#1
So the stock pickups in the Gibson les paul custom are good, but not great. The highs are a bit touchy, and the pickups all all around a bit average. Im looking to try a few to put the finishing touches on my sound. My sound is mid-high gain, and I play everything from clean stuff to teh br00talz. It must compliment the brightness of an ebony fretboard, so I dont want the sound to be TOO bright. The guitar is very bright, but the amp is quite dark, so im looking to balance it out a bit more. So far i've looked at Seymour Duncan Customs, Distortion, Custom 5, etc. Ive always been a bit of an SD guy, but im totally open to other suggestions. No actives, or any of that.

EDIT: For the neck pickup, i'm not as knowledgeable. Most people seem to use the Jazz or 59' model.

Suggestions?
Gibson Les Paul Custom
Fender American Tele

F/S:
Orange Rockerverb 50
Orange PPC412
Last edited by dcdossett65 at Jan 27, 2009,
#3
Bare Knuckle, Sheptone, Suhr, Fralin, and similar stuff to that. I think SD will custom wind you stuff for I think around $300-400.
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(512) Audio Engineering - Custom Pedal Builds, Mods and Repairs
#5
Seymour Duncan JB/59.

/thread.
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#6
Quote by strat0blaster
Seymour Duncan JB/59.

/thread.


I hear JB's sound quite thin, and not great with mahogany
Gibson Les Paul Custom
Fender American Tele

F/S:
Orange Rockerverb 50
Orange PPC412
#7
Quote by dcdossett65
I hear JB's sound quite thin, and not great with mahogany

Sh*t - they blew the world up when I put them in my LP. They're nice and thick sounding, pretty rounded, in my experience anyway.
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#8
The JB is very bright. Imo it sounds very muddy in maple capped les pauls, I imagine it's flubby bass would only be worsened by an all mahogany guitar.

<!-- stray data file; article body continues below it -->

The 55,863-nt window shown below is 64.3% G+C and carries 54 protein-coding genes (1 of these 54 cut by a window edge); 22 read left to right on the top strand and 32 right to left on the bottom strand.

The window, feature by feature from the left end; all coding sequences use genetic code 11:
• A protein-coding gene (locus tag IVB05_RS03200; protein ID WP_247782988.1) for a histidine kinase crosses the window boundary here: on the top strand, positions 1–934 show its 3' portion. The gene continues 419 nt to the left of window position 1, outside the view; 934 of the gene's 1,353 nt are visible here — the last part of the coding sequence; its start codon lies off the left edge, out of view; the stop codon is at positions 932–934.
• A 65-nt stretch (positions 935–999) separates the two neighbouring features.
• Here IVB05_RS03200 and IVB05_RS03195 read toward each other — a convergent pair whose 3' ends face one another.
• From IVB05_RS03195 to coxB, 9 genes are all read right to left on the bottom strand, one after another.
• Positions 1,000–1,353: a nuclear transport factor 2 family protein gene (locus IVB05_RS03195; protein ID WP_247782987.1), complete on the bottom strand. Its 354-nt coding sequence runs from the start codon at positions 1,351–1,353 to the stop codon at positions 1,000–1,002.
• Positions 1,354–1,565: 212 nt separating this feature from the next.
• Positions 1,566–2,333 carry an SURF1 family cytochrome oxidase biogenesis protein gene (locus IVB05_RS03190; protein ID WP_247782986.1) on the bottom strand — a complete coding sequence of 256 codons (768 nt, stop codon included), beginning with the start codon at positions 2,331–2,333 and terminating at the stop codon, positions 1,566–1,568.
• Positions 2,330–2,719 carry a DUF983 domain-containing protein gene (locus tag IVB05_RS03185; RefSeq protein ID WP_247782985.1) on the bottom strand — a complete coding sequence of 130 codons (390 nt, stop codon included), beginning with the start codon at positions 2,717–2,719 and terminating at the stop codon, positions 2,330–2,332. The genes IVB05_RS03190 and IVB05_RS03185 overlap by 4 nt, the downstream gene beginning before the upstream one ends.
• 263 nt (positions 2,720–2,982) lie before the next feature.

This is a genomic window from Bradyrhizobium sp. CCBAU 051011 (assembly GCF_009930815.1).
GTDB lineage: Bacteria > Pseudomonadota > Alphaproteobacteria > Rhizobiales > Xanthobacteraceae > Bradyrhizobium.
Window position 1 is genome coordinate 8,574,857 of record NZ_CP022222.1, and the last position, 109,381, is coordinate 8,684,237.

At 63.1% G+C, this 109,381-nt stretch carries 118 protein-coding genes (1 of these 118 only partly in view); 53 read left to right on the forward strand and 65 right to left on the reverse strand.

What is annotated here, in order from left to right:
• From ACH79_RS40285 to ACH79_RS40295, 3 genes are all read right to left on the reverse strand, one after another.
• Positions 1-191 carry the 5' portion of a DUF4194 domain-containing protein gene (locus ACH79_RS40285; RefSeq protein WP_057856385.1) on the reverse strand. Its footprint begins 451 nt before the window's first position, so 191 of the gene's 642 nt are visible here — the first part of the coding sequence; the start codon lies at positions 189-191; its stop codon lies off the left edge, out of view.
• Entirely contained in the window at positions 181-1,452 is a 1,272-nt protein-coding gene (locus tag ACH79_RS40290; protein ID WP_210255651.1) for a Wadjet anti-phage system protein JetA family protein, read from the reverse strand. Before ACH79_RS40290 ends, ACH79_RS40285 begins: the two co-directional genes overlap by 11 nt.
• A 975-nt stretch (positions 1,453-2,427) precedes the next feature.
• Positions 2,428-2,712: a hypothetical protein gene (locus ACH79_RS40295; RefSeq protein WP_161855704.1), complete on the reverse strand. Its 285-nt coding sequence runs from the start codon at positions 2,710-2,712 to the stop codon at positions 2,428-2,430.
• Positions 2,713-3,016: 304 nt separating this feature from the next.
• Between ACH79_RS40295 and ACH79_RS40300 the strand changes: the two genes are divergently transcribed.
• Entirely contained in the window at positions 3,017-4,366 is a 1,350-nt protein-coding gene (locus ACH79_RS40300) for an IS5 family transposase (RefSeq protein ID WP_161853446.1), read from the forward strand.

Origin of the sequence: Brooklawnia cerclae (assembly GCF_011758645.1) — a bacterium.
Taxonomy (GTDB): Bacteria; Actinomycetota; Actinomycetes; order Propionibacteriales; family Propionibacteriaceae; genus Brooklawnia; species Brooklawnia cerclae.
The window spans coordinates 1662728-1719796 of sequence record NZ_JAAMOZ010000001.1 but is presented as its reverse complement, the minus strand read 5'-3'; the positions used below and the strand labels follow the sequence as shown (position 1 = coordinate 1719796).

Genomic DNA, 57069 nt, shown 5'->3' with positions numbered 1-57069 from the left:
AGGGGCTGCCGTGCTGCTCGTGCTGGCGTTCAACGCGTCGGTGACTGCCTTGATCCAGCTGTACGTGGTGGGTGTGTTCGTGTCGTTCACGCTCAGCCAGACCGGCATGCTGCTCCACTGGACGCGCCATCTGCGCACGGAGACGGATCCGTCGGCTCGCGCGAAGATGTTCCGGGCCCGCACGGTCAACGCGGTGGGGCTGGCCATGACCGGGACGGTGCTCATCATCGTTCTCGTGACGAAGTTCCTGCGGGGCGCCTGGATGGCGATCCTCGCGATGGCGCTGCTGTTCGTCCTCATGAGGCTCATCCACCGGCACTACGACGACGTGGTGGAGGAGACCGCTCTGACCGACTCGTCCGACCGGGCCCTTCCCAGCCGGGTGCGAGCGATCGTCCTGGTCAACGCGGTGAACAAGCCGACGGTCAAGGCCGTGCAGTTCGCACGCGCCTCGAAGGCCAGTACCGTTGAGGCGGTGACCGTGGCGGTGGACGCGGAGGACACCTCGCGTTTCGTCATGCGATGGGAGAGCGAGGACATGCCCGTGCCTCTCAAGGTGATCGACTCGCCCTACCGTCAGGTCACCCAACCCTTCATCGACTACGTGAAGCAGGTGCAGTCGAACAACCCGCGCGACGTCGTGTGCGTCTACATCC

#9
Hmm, ill have to hear some A/B clips. Are the highs to piercing? I hear some people replace the pots with 250k to rounf off the highs a bit.
Gibson Les Paul Custom
Fender American Tele

F/S:
Orange Rockerverb 50
Orange PPC412
#10
the highs in the JB are pretty harsh, but that is not the big issue, the big issue is the muddy low end in a les paul. Imo, they just do not work in les pauls at all.
#11
Quote by al112987
the highs in the JB are pretty harsh, but that is not the big issue, the big issue is the muddy low end in a les paul. Imo, they just do not work in les pauls at all.


Thats what I had heard. Tried them in michael wilton's ESP and it sounded great in Alder, but I had assumed the opposite for LP's.

Anyways, what the deal with those Fillmores? They seem more clasic voiced?
Gibson Les Paul Custom
Fender American Tele

F/S:
Orange Rockerverb 50
Orange PPC412
#12
Quote by al112987
the highs in the JB are pretty harsh, but that is not the big issue, the big issue is the muddy low end in a les paul. Imo, they just do not work in les pauls at all.

The highs weren't that piercing when I had it. I guess my taste is just different.

I ended up sellin the guitar and putting an EVO in my S anyway, though.
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#13
The JB does sound good in brighter guitars (weird considering they're so bright), but it's easier to tame excessive brightness than it is to dial out muddiness or flubbiness.